When I had my heart surgery, the drugs they gave me turned me off like a switch. I had no sensation of time passing, no dreams, no nothing. I was in my room prior to the surgery, then I was back in that room. I presume death is like that in-between time, minus the waking up part. The me that is me just stops existing. And why would it not? Nothing else of me will continue after my physical body stops functioning, so where would 'me' come from?
 
When I had my heart surgery, the drugs they gave me turned me off like a switch. I had no sensation of time passing, no dreams, no nothing. I was in my room prior to the surgery, then I was back in that room. I presume death is like that in-between time, minus the waking up part. The me that is me just stops existing. And why would it not? Nothing else of me will continue after my physical body stops functioning, so where would 'me' come from?
Yes, same with me when I was having a kidney stone removed. I awoke afterwards, in recovery, and asked, incredulously, Have you done it?!

Ill tell you what though, having anaesthesia induced with fentanyl is the most pleasurable experience Ive ever had! Everything in the room went wobbly like in cartoons and I said, Wow, is this available over the counter?
 
From a Steven Hayes book:
"Death is a gift given to us to remind us why we are here as a human being rather than a tea pot"
Of all the things that I mightve confused myself with, a teapot is not on the list!

Besides, I can think of better ways of being reminded Im a human being存uch as the progressive ability to fly.
 

I do not fear death. I had been dead for billions and billions of years before I was born, and had not suffered the slightest inconvenience from it.​

Mark Twain
The Mark Twain quote brings to mind Thich Nhat Hanh's thought-provoking book on the topic of life and death

no-death-no-fear-by-thich-nhat-hanh-bookworm-hanoi.jpg
 
So, is anesthesia like death or a coma?
Having experienced neither death nor a coma (yet), I have nothing to compare it to. All I can say is that modern general anesthesia is nothing like sleep, during which time I am unconscious yet aware of the passage of time. Modern general anesthesia seems more to me like a light switch. One moment you are on, the next you are off. When the switch is turned on again, it as if zero time has passed. You don't dream, nor do you feel rested.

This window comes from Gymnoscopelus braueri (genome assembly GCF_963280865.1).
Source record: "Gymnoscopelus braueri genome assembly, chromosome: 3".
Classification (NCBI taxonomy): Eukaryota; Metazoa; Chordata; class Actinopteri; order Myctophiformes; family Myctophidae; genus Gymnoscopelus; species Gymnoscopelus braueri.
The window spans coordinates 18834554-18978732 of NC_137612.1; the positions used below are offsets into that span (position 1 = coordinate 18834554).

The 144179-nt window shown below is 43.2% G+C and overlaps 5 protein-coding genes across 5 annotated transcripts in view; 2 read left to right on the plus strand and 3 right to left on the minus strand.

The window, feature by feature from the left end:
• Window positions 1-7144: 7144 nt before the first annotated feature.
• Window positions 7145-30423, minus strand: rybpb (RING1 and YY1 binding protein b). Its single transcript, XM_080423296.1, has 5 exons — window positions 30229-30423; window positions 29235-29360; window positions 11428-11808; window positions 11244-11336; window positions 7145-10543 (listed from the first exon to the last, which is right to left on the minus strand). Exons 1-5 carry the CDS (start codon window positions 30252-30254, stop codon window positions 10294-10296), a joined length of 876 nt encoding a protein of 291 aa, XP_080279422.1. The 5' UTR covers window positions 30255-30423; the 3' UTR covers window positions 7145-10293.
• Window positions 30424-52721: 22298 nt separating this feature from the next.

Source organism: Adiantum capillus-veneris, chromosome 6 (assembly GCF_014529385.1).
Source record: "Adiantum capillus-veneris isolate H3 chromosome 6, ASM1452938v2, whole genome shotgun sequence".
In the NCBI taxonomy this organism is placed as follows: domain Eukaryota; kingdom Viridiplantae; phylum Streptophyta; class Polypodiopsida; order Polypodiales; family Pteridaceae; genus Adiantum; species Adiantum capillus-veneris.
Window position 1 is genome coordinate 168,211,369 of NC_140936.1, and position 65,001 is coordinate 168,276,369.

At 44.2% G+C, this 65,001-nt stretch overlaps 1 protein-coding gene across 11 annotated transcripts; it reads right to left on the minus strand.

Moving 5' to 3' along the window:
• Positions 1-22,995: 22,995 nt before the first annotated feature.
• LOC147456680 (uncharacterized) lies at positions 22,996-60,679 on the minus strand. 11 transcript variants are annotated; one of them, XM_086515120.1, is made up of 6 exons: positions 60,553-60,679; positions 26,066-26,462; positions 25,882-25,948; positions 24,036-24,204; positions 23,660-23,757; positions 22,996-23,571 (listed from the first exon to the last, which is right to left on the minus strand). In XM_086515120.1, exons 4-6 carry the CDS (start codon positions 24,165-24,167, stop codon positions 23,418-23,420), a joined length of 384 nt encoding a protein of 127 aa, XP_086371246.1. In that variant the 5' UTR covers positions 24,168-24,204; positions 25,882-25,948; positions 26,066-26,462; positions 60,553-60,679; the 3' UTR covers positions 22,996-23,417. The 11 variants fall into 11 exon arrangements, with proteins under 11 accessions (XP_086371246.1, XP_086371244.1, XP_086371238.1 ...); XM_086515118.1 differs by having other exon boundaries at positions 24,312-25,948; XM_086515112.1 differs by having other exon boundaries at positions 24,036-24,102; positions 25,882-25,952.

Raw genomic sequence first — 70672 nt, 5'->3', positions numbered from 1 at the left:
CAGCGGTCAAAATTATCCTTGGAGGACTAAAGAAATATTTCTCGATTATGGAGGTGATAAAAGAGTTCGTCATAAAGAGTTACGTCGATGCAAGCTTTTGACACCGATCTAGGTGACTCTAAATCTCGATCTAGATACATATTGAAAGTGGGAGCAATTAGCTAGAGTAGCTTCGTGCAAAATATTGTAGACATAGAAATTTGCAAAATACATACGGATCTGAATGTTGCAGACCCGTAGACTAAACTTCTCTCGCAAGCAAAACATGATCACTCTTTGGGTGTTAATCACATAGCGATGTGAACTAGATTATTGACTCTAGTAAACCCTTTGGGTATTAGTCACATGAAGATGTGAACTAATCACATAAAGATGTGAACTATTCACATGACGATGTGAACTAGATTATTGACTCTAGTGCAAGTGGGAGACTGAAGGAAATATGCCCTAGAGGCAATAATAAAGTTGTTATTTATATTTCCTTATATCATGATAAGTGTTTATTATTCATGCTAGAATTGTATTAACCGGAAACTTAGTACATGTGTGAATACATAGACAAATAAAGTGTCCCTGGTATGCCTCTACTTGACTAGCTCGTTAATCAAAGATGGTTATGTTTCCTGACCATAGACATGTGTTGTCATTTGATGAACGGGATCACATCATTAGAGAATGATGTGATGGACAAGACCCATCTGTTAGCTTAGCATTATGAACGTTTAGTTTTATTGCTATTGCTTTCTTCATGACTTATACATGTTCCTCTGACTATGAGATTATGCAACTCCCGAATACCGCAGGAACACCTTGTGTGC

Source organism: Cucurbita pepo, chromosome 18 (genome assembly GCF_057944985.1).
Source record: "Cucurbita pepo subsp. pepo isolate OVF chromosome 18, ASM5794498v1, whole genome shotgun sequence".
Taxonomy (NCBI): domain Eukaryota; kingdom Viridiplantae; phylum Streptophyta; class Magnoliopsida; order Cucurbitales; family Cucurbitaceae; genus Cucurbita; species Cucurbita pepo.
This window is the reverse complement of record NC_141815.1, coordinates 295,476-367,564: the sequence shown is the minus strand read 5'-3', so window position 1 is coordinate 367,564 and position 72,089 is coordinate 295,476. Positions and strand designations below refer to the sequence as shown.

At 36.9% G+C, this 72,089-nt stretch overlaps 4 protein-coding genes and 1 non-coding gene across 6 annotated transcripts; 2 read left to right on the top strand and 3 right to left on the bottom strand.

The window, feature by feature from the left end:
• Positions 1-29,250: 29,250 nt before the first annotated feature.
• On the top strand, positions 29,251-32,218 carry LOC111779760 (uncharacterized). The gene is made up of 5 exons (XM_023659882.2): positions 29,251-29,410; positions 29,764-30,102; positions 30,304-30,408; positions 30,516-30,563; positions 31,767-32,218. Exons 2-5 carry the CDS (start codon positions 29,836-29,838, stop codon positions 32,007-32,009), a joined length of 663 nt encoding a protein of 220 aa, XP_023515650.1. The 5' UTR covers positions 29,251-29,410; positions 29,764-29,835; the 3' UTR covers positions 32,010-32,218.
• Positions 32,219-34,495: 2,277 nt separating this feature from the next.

The only thing I noticed after waking up from anesthesia was that my body ached from having been immobile and horizontal for several hours during my surgery. But I was not drowsy, woozy, or slow in waking up. Off and then on again.

I presume this is what death is like. Except you don't turn on again that I'm aware of.
 
Having experienced neither death nor a coma (yet), I have nothing to compare it to. All I can say is that modern general anesthesia is nothing like sleep, during which time I am unconscious yet aware of the passage of time. Modern general anesthesia seems more to me like a light switch. One moment you are on, the next you are off. When the switch is turned on again, it as if zero time has passed. You don't dream, nor do you feel rested.
Actually you can dream while under propofol anaesthesia. More worryingly, an old colleague of mine (Prof J. Andrade now at University of Plymouth) found you can learn stuff while anaesthetised! I think she used spoken lists of words! She concluded that operating theatre staff should be very careful about what they say during surgery such as, Good heavens, this patient is fu*ked/ugly/awkward/has a sexy wife/a proper twit! Also the sounds of saws and other equipment etc might be perceived causing post-operative trauma!

If I needed surgery, Id ask to have earplugs in situ for its duration.

The only thing I noticed after waking up from anesthesia was that my body ached from having been immobile and horizontal for several hours during my surgery.
Thats more likely due to something like succinylcholine, a depolarising muscle relaxant causing complete skeletal muscle paralysis so you can be intubated, artificially ventilated and is required for abdominal surgery in particular. When its injected ones muscle twitch all over the place , often against each other, causing micro tears just like weight training or dynamic tension exercises (remember those?)
But I was not drowsy, woozy, or slow in waking up. Off and then on again.
My father was an anaesthetist and after surgery he like to give a cocktail of drugs to quickly drag the patient into full consciousness, breathing and complaining a little about their pain, his philosophy being that this ensured they were alive and well. Hed control their pain after this. These days they favour a slow, steady rise back into consciousness.
I presume this is what death is like. Except you don't turn on again that I'm aware of.
Bill, when you shuffle off this mortal coil, youre more likely to find yourself being chased by tiny, screeching, horned and tailed red-skinned men wanting to poke you forcefully with hardwood cocktail sticks while boy band music is blaring out around you and the smell of a broken sewer invades your nose.圩or all eternity
 
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Bill, when you shuffle off this mortal coil, youre more likely to find yourself being chased by tiny, screeching, horned and tailed red-skinned men wanting to poke you forcefully with hardwood cocktail sticks while boy band music is blaring out around you and the smell of a broken sewer invades your nose.圩or all eternity
If I experience anything at all after my death, I will be quite put out.
 
Love those NDE stories of veterans from their wartime experiences - it would be fun to know what people like Gyakuto and Bill would say if they discovered life continues after death



 
I was always taught to refrain from talking about religion and politics outside of a private or topic specific environment. Keeps everyone a little more civil.